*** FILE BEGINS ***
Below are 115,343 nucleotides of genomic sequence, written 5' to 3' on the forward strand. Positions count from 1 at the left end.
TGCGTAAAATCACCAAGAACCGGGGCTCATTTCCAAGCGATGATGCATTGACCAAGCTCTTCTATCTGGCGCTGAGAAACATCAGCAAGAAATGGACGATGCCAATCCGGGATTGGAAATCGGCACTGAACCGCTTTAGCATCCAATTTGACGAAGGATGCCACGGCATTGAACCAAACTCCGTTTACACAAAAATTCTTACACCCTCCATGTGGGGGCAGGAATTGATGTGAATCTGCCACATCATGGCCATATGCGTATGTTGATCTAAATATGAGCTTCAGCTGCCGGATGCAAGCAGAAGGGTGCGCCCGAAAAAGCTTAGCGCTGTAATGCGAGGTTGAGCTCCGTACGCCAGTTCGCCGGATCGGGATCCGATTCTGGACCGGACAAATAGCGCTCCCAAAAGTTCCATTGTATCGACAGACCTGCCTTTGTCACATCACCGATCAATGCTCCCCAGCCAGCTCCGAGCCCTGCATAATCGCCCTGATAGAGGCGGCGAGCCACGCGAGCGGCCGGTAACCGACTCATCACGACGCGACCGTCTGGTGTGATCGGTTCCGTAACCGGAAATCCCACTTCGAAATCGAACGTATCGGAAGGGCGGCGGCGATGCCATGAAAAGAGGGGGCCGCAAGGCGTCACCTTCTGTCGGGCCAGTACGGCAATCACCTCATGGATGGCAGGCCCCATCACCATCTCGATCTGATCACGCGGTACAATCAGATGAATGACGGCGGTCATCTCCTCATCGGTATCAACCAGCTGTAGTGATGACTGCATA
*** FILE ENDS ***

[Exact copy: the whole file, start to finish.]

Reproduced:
Below are 115,343 nucleotides of genomic sequence, written 5' to 3' on the forward strand. Positions count from 1 at the left end.
TGCGTAAAATCACCAAGAACCGGGGCTCATTTCCAAGCGATGATGCATTGACCAAGCTCTTCTATCTGGCGCTGAGAAACATCAGCAAGAAATGGACGATGCCAATCCGGGATTGGAAATCGGCACTGAACCGCTTTAGCATCCAATTTGACGAAGGATGCCACGGCATTGAACCAAACTCCGTTTACACAAAAATTCTTACACCCTCCATGTGGGGGCAGGAATTGATGTGAATCTGCCACATCATGGCCATATGCGTATGTTGATCTAAATATGAGCTTCAGCTGCCGGATGCAAGCAGAAGGGTGCGCCCGAAAAAGCTTAGCGCTGTAATGCGAGGTTGAGCTCCGTACGCCAGTTCGCCGGATCGGGATCCGATTCTGGACCGGACAAATAGCGCTCCCAAAAGTTCCATTGTATCGACAGACCTGCCTTTGTCACATCACCGATCAATGCTCCCCAGCCAGCTCCGAGCCCTGCATAATCGCCCTGATAGAGGCGGCGAGCCACGCGAGCGGCCGGTAACCGACTCATCACGACGCGACCGTCTGGTGTGATCGGTTCCGTAACCGGAAATCCCACTTCGAAATCGAACGTATCGGAAGGGCGGCGGCGATGCCATGAAAAGAGGGGGCCGCAAGGCGTCACCTTCTGTCGGGCCAGTACGGCAATCACCTCATGGATGGCAGGCCCCATCACCATCTCGATCTGATCACGCGGTACAATCAGATGAATGACGGCGGTCATCTCCTCATCGGTATCAACCAGCTGTAGTGATGACTGCATA